There are genealogical posts and forums of some who claim great success tracing their "Lomasline" back to the early 1530's or even further. However, there remains a few of the Lomas Family branches that can only be traced to the mid 1600's. For this reason it is believed these branches in particular have their origin from the Mediterranean - from Spain (or perhaps Italy as "Lommasso"). Spanish origin is entirely believable as, prior to the Spanish Armada invasion of 1588-89, Spain enjoyed many close ties with Britain in the areas of trade, commerce and people. (There are many "Lomas" descendents in Northern Ireland today!)

In Spanish, the word "lomas" means "hills". In fact, the commercial links between Ireland and Spain, fostered by the prevailing south-westerly winds, appear to go back to Mesolithic times. Here archaeology confirms ethnology.

All believed to be derivatives of the same name are: Looms, Loomas, Loomis, Loomys, Lamas, Lammas, Lames, Lamos, Lamus, Lamys, Lewmas, Lomack, Lomacks, Lomas, Lommas, Lomatz, Lomax, Lomes, Lomies, Lomis, Lomys, Lommatz, Lommes, Lommitz, Lowmas, Lumas, Lumax, Lumes, Lumis, Lumys, Lummas, Lumass, Lummis, Lummiss, Lummix, Lumus, Lumux.....

Genealogists believe that "Lomas"and "Lomax" are the earliest versions of the surname. Some conclude the Lomas name predates the Lomax name. Other researchers will argue that point. Regardless which came first, the two surnames are synonymous. Over generations of family history, it is known that some members of the Lomax Family have changed the spelling of their name to Lomas and visa-versa, perhaps. At some point in time, the Lomas(x) name MAY HAVE EVOLVED to the Loomis name. Nevertheless, "Lomas" has the distinction of being one of the oldest names in Great Britain.

The Loomis Families of America

Dr. Elias Loomis believed the name has been uniformly spelled as Lomas since sometime in the 1700's; but two centuries prior the name was sometimes spelled Lummis, Lummas, Lommas, or Lomes. He believed all these names were variations of the spelling of one original name, and the spelling now well established in England was Lomas, while the spelling adopted in the United States was Loomis.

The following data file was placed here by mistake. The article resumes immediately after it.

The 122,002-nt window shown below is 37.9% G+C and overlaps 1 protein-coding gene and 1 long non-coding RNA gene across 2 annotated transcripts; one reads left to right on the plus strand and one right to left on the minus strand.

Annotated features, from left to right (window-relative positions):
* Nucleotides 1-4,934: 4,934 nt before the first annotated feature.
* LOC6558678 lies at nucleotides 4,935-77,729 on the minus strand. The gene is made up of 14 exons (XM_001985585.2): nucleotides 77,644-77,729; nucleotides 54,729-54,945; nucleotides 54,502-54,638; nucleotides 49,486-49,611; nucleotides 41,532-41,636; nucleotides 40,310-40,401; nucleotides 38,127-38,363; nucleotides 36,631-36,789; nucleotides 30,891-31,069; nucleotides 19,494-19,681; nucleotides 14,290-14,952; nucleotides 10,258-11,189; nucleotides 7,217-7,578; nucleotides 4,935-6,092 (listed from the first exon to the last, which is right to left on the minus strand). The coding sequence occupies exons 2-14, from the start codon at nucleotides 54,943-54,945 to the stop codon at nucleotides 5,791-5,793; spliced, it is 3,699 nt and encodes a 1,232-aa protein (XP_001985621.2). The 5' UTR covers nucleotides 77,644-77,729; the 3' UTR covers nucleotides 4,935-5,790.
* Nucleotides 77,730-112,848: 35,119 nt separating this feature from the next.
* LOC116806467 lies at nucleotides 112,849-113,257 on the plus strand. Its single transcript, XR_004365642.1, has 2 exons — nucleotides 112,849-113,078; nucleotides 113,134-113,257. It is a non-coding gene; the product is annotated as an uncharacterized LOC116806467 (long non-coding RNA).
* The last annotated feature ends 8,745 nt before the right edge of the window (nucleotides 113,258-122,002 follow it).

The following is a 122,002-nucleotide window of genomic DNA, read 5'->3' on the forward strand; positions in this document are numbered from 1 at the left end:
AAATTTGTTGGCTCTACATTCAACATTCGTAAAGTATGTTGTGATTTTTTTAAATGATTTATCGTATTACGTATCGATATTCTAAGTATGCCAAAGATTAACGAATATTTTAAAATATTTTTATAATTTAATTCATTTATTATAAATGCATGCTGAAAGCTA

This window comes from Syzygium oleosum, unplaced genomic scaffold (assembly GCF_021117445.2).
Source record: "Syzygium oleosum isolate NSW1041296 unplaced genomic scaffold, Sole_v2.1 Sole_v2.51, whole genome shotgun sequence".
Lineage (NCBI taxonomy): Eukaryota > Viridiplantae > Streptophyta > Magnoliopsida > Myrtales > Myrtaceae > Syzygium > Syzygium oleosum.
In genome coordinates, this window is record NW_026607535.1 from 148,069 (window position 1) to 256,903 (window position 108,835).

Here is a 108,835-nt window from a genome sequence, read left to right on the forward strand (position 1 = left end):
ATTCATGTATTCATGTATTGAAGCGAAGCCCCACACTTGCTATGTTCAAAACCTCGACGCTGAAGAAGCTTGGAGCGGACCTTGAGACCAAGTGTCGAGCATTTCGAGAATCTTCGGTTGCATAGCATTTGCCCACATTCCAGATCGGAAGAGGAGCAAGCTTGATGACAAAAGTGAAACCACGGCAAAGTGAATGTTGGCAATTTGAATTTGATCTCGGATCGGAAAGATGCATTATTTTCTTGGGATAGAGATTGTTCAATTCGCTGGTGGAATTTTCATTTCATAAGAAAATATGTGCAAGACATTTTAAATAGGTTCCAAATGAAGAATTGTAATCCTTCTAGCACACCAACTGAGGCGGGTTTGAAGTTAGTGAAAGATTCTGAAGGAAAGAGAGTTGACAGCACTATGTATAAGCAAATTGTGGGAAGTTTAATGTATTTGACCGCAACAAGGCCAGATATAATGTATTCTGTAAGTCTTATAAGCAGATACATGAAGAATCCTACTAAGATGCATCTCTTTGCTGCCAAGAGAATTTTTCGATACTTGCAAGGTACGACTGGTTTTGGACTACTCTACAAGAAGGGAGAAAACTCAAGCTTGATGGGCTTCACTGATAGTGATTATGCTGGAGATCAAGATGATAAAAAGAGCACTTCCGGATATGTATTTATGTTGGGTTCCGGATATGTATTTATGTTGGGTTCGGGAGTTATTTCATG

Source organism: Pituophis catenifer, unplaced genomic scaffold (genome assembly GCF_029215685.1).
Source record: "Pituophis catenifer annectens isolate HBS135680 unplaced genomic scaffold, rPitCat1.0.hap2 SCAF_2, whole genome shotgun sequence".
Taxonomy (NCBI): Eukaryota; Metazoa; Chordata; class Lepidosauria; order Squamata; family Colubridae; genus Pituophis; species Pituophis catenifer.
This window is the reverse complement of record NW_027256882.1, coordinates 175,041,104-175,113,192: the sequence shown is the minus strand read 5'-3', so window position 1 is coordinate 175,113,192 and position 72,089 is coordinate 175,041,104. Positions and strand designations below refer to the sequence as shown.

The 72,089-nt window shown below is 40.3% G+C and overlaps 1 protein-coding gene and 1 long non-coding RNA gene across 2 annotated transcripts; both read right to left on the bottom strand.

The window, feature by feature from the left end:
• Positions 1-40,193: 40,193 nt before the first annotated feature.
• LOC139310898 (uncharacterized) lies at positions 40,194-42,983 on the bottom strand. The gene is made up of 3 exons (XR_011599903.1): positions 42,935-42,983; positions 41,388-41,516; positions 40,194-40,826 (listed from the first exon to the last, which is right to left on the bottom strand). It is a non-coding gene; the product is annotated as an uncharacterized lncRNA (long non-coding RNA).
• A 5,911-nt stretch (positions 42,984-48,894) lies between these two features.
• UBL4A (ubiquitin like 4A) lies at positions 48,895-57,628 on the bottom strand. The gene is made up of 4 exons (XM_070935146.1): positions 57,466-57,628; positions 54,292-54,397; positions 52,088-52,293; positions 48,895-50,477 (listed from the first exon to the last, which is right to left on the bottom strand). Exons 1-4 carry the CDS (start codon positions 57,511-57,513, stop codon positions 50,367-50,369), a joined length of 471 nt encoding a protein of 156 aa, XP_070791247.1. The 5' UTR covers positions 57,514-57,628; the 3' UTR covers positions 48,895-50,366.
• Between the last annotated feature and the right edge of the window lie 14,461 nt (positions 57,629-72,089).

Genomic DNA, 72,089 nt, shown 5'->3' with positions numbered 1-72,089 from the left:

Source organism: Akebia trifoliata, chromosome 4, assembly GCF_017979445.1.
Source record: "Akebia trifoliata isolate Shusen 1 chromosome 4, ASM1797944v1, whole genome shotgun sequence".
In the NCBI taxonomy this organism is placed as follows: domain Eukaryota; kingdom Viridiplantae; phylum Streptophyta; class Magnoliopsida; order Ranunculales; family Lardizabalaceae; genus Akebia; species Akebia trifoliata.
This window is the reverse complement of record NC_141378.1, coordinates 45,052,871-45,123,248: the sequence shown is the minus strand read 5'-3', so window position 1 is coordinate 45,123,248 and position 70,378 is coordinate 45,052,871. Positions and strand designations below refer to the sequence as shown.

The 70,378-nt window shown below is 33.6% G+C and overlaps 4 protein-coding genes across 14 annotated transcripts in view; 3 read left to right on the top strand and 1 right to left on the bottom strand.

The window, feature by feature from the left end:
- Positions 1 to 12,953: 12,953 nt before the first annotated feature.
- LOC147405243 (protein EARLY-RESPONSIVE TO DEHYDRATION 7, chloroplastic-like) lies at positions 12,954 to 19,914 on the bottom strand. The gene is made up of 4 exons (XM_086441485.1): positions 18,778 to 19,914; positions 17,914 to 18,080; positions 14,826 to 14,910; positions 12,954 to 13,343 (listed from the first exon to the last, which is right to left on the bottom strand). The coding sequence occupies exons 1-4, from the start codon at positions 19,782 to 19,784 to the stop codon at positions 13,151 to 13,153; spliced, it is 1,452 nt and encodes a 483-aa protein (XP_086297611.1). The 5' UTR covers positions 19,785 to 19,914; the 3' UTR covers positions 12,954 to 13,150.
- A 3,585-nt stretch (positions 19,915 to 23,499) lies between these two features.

Can we conclusively prove the Lomas Family is related to the Loomis Family?
Yes, we can.
The general consensus has always been that the two families are related. Lance Loomis, from the Loomis Families of America, insists the connection can be verified through human DNA testing.

With the largest DNA database, 90% of all genealogists choose Family Tree DNA. (As of July 29th 2011, Family Tree DNA had a total of 341,786 records.) After the results of several DNA tests were known, Lance Loomis stated that the DNA markers of the test members of both families were very close.

This graphic displays a stylized version of the human genome.

Further, hard evidence also exists to verify the Loomis Family connection. Consider the genealogy of John Sherwin (b. 1644 in England d. Oct 15, 1726 in Massachusetts). Family records indicate that John married a Francis Loomis (Lomas) Nov 25, 1667 at Ipswich, Essex Co. MA. Later on, John Sherwin married Mary Chandler on Sept 30th 1691 also at Ipswich. We can now undoubtedly state some of the early Loomises in America also went by the name of (or were also known as) "Lomas"; as researched with the assistance of familytreemaker software.

Today, the Canadian Lomas Family is scattered all throughout Canada but is primarily located in the Greater Toronto Area. On the other hand, the American Lomas Family is located throughout the eastern seaboard from Maine to Florida; but primarily located in Massachusetts, New Jersey, Maryland, Pennsylvania, Ohio, Illinois, Louisiana, Colorado, Texas, New Mexico and California. 40% of the Lomas Family is White, 50% is Hispanic and 7% is Black.

A photograph from around the turn of the century.

The above graphic is courtesy - a very good source for genealogical services.